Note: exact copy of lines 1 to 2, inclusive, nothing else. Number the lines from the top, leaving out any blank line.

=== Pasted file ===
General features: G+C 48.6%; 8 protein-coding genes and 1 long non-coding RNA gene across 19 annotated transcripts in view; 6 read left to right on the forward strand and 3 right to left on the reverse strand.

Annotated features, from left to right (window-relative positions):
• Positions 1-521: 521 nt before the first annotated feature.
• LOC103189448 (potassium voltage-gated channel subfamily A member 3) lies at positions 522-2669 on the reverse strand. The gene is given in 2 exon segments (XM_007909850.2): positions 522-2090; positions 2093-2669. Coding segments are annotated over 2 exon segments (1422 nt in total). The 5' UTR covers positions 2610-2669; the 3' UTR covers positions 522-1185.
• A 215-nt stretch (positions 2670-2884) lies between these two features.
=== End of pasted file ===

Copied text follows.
General features: G+C 48.6%; 8 protein-coding genes and 1 long non-coding RNA gene across 19 annotated transcripts in view; 6 read left to right on the forward strand and 3 right to left on the reverse strand.

Annotated features, from left to right (window-relative positions):